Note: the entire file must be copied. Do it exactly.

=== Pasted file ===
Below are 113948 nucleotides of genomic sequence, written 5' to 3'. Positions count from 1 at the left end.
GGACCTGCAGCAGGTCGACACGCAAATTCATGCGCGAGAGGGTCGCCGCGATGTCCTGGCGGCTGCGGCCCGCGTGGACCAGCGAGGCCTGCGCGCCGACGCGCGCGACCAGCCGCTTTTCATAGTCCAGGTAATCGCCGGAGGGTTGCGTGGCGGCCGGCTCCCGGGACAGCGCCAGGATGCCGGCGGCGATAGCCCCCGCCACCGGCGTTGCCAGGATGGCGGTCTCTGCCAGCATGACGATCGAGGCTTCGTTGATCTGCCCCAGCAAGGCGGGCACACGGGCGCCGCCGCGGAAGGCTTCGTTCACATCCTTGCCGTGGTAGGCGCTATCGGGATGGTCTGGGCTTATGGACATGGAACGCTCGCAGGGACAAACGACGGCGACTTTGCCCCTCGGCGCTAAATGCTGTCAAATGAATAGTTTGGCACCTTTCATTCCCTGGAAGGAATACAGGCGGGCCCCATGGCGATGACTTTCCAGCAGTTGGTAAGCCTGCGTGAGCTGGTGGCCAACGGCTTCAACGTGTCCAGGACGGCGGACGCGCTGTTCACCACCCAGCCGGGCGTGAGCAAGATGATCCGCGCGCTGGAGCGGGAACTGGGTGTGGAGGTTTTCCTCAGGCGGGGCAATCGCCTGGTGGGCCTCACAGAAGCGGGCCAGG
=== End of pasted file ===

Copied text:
Below are 113948 nucleotides of genomic sequence, written 5' to 3'. Positions count from 1 at the left end.
GGACCTGCAGCAGGTCGACACGCAAATTCATGCGCGAGAGGGTCGCCGCGATGTCCTGGCGGCTGCGGCCCGCGTGGACCAGCGAGGCCTGCGCGCCGACGCGCGCGACCAGCCGCTTTTCATAGTCCAGGTAATCGCCGGAGGGTTGCGTGGCGGCCGGCTCCCGGGACAGCGCCAGGATGCCGGCGGCGATAGCCCCCGCCACCGGCGTTGCCAGGATGGCGGTCTCTGCCAGCATGACGATCGAGGCTTCGTTGATCTGCCCCAGCAAGGCGGGCACACGGGCGCCGCCGCGGAAGGCTTCGTTCACATCCTTGCCGTGGTAGGCGCTATCGGGATGGTCTGGGCTTATGGACATGGAACGCTCGCAGGGACAAACGACGGCGACTTTGCCCCTCGGCGCTAAATGCTGTCAAATGAATAGTTTGGCACCTTTCATTCCCTGGAAGGAATACAGGCGGGCCCCATGGCGATGACTTTCCAGCAGTTGGTAAGCCTGCGTGAGCTGGTGGCCAACGGCTTCAACGTGTCCAGGACGGCGGACGCGCTGTTCACCACCCAGCCGGGCGTGAGCAAGATGATCCGCGCGCTGGAGCGGGAACTGGGTGTGGAGGTTTTCCTCAGGCGGGGCAATCGCCTGGTGGGCCTCACAGAAGCGGGCCAGG